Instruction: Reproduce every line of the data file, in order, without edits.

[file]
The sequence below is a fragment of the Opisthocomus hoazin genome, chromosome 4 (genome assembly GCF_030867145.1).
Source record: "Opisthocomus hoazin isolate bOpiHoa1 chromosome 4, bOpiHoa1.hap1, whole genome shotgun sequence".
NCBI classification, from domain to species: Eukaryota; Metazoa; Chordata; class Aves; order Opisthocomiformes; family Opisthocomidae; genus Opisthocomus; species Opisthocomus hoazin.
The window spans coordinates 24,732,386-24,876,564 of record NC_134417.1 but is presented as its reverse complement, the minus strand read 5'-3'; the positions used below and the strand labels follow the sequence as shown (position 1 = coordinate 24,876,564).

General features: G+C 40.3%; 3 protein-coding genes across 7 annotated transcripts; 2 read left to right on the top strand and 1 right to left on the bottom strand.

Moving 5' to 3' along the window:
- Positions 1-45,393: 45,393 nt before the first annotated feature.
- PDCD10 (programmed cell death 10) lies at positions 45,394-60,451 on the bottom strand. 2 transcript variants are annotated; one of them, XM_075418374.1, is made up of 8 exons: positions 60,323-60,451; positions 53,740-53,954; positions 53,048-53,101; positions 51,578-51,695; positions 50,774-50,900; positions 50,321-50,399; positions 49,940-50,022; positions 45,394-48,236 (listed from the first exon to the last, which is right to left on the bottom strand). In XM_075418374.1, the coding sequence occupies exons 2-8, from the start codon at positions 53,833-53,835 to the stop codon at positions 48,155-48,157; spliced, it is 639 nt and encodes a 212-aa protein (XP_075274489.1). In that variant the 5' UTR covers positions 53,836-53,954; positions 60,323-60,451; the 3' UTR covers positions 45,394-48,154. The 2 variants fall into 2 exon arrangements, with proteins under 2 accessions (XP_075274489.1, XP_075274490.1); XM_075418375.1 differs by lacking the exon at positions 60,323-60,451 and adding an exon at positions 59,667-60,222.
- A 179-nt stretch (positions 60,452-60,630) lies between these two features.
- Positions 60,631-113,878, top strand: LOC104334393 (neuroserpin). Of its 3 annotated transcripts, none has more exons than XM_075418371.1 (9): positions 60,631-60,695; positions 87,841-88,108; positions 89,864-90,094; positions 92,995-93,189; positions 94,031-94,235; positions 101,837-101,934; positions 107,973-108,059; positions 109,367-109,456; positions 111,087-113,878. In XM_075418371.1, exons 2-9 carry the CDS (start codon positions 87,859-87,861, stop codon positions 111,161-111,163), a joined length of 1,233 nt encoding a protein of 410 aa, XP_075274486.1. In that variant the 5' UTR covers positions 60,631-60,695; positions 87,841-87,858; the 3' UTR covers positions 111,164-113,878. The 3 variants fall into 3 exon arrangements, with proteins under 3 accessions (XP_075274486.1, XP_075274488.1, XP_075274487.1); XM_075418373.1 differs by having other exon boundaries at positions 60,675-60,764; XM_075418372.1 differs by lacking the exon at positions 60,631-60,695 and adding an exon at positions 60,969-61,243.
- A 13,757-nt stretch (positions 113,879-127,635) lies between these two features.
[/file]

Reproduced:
The sequence below is a fragment of the Opisthocomus hoazin genome, chromosome 4 (genome assembly GCF_030867145.1).
Source record: "Opisthocomus hoazin isolate bOpiHoa1 chromosome 4, bOpiHoa1.hap1, whole genome shotgun sequence".
NCBI classification, from domain to species: Eukaryota; Metazoa; Chordata; class Aves; order Opisthocomiformes; family Opisthocomidae; genus Opisthocomus; species Opisthocomus hoazin.
The window spans coordinates 24,732,386-24,876,564 of record NC_134417.1 but is presented as its reverse complement, the minus strand read 5'-3'; the positions used below and the strand labels follow the sequence as shown (position 1 = coordinate 24,876,564).

General features: G+C 40.3%; 3 protein-coding genes across 7 annotated transcripts; 2 read left to right on the top strand and 1 right to left on the bottom strand.

Moving 5' to 3' along the window:
- Positions 1-45,393: 45,393 nt before the first annotated feature.
- PDCD10 (programmed cell death 10) lies at positions 45,394-60,451 on the bottom strand. 2 transcript variants are annotated; one of them, XM_075418374.1, is made up of 8 exons: positions 60,323-60,451; positions 53,740-53,954; positions 53,048-53,101; positions 51,578-51,695; positions 50,774-50,900; positions 50,321-50,399; positions 49,940-50,022; positions 45,394-48,236 (listed from the first exon to the last, which is right to left on the bottom strand). In XM_075418374.1, the coding sequence occupies exons 2-8, from the start codon at positions 53,833-53,835 to the stop codon at positions 48,155-48,157; spliced, it is 639 nt and encodes a 212-aa protein (XP_075274489.1). In that variant the 5' UTR covers positions 53,836-53,954; positions 60,323-60,451; the 3' UTR covers positions 45,394-48,154. The 2 variants fall into 2 exon arrangements, with proteins under 2 accessions (XP_075274489.1, XP_075274490.1); XM_075418375.1 differs by lacking the exon at positions 60,323-60,451 and adding an exon at positions 59,667-60,222.
- A 179-nt stretch (positions 60,452-60,630) lies between these two features.
- Positions 60,631-113,878, top strand: LOC104334393 (neuroserpin). Of its 3 annotated transcripts, none has more exons than XM_075418371.1 (9): positions 60,631-60,695; positions 87,841-88,108; positions 89,864-90,094; positions 92,995-93,189; positions 94,031-94,235; positions 101,837-101,934; positions 107,973-108,059; positions 109,367-109,456; positions 111,087-113,878. In XM_075418371.1, exons 2-9 carry the CDS (start codon positions 87,859-87,861, stop codon positions 111,161-111,163), a joined length of 1,233 nt encoding a protein of 410 aa, XP_075274486.1. In that variant the 5' UTR covers positions 60,631-60,695; positions 87,841-87,858; the 3' UTR covers positions 111,164-113,878. The 3 variants fall into 3 exon arrangements, with proteins under 3 accessions (XP_075274486.1, XP_075274488.1, XP_075274487.1); XM_075418373.1 differs by having other exon boundaries at positions 60,675-60,764; XM_075418372.1 differs by lacking the exon at positions 60,631-60,695 and adding an exon at positions 60,969-61,243.
- A 13,757-nt stretch (positions 113,879-127,635) lies between these two features.